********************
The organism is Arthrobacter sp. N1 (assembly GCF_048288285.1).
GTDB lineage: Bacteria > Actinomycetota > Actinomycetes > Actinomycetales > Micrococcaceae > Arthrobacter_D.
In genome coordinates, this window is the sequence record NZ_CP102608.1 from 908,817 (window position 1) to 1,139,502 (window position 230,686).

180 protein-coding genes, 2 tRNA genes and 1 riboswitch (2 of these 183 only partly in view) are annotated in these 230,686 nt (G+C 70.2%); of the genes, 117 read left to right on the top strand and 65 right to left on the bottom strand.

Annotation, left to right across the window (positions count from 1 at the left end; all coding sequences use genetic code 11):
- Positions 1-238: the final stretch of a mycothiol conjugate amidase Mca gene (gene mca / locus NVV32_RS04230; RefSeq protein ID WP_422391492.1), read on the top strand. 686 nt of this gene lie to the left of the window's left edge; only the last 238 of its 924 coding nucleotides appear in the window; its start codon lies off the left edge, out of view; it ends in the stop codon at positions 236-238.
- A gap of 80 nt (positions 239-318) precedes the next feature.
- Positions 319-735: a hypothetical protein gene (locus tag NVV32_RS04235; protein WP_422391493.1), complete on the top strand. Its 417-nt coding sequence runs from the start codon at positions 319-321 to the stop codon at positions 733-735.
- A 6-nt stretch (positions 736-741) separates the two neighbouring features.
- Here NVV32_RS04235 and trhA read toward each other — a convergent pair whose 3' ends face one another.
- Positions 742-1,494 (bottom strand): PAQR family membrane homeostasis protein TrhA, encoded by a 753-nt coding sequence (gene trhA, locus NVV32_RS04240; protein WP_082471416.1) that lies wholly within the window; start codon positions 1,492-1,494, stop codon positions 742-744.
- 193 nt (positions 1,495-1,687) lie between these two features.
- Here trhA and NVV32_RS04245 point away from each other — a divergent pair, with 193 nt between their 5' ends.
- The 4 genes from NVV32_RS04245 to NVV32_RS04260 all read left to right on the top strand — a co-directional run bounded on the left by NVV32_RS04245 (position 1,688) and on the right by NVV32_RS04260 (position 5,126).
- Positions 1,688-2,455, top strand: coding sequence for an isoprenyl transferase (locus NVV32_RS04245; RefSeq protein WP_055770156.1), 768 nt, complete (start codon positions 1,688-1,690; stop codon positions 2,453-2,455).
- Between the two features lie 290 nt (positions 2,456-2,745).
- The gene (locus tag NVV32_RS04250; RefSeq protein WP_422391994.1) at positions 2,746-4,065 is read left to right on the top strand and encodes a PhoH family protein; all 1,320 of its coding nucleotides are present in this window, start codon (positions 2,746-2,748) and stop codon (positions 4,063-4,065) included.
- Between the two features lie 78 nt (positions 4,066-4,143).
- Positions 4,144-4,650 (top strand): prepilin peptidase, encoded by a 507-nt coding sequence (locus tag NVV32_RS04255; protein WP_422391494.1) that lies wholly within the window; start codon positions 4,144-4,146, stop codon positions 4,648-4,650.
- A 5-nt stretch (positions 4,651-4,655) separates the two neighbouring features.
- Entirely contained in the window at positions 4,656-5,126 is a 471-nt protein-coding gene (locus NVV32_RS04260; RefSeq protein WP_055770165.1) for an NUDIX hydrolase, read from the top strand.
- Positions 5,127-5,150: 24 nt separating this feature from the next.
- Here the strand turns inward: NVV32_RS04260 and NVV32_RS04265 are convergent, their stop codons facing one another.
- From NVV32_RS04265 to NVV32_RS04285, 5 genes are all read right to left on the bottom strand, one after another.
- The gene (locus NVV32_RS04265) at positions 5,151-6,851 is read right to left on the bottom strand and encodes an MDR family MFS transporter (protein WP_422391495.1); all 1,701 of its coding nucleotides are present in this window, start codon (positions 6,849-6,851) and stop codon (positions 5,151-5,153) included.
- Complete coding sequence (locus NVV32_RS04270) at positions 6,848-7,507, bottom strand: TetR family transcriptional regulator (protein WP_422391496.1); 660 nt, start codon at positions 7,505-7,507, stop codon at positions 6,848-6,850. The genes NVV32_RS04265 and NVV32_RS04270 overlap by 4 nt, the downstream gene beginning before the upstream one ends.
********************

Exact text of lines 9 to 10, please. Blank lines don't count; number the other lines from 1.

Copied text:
- A 6-nt stretch (positions 736-741) separates the two neighbouring features.
- Here NVV32_RS04235 and trhA read toward each other — a convergent pair whose 3' ends face one another.